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Quote:
– If so, how should I interpret those strange SMART values ?

You need to use a tool that shows the raw value as hex so that it can better be understood. The way some tools interpret the value sometimes does not make sense. For Linux I know that HDDSuperTool will do that. I think that CrystalDiskInfo for Windows has an option to show the value in hex. For any other tools that can show the value in hex you are on your own.

The reason it helps to see it in hex is because sometime vendors do weird things with the value that does not always conform to what you would consider normal.

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 Post subject: Re: Weird SMART data on two different external HDDs
PostPosted: July 8th, 2018, 22:20 
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Joined: November 22nd, 2017, 21:47
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Quote:
It has been awhile since I wrote it, and no longer support it, and I never had an HFS+ partition to test, but you could try ddru_findbad from ddrutility. It uses the ddrescue log and some other Linux utilities to find which file a bad sector belongs to. For a small amount of sectors like you have, it should work... in theory :)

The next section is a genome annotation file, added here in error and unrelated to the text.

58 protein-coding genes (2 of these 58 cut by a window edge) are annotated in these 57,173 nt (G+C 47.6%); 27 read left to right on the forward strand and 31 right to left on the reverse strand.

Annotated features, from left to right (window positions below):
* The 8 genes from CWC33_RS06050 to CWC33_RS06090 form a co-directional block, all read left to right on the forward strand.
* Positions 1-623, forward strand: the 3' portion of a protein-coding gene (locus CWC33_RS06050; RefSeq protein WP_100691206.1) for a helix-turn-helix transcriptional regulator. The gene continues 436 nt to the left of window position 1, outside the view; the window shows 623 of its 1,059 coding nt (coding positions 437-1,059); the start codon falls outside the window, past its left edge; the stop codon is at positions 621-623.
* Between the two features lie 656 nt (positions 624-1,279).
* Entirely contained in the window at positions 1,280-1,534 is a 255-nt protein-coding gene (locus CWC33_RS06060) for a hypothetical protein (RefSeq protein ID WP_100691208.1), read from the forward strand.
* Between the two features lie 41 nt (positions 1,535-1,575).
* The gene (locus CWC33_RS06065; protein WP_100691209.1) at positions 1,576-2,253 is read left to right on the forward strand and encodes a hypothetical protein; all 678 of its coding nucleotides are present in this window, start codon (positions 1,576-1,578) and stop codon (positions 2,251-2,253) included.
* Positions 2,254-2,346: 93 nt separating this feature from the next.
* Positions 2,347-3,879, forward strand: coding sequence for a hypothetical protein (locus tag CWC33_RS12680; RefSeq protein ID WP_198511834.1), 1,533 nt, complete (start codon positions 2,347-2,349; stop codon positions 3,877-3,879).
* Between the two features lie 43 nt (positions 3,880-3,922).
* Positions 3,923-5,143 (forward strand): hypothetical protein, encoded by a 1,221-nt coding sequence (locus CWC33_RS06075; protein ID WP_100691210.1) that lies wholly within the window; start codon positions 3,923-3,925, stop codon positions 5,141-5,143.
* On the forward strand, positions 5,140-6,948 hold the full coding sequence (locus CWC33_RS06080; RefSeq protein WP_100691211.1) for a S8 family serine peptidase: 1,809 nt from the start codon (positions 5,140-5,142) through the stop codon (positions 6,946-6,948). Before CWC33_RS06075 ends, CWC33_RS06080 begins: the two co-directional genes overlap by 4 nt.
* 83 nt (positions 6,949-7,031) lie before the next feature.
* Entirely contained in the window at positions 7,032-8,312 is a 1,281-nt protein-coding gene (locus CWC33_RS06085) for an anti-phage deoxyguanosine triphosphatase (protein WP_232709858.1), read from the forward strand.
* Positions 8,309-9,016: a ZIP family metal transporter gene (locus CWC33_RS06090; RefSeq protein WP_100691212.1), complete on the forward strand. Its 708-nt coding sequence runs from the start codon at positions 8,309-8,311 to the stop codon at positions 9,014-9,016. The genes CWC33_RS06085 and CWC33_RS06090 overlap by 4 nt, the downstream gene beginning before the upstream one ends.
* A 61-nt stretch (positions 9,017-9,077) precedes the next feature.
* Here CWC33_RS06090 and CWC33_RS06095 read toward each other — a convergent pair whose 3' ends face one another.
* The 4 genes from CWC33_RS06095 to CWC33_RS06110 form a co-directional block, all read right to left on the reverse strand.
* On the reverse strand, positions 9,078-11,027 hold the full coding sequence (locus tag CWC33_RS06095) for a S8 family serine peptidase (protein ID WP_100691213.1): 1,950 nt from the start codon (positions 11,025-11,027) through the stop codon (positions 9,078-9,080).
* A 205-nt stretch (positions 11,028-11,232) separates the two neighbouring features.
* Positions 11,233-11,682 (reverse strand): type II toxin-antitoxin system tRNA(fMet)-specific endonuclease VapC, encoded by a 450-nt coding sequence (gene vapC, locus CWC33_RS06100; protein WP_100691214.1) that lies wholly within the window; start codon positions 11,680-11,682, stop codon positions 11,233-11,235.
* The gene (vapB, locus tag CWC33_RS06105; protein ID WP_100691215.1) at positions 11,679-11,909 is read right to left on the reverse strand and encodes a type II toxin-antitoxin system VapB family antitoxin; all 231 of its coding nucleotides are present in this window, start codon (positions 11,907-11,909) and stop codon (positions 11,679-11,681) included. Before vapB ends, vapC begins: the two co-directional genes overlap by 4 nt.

Alright, so you're also the author of ddr_utilities, I feel doubly humbled ! :)
I already used ddru_ntfsbitmap and ddru_ntfsfindbad in the past, it worked very well (on a Knoppix live system), this time I couldn't use any of those tools (on your own Lubuntu-based HDDLiveCD) : it said “command not found”, I did a brief research and tried a few tricks, to no avail (I don't have a lot of experience on Linux systems, which I've mostly used for data recovery purposes so far, so I'm not very keen on the general issues and their workarounds). Maybe it was only a glitch, a temporary setback, I'll try again later on.

Any idea on whether those sectors are actually bad, as in physically bad, or if they are somehow “fixable” ?
Any idea on how to write the image to a smaller capacity drive ?


Quote: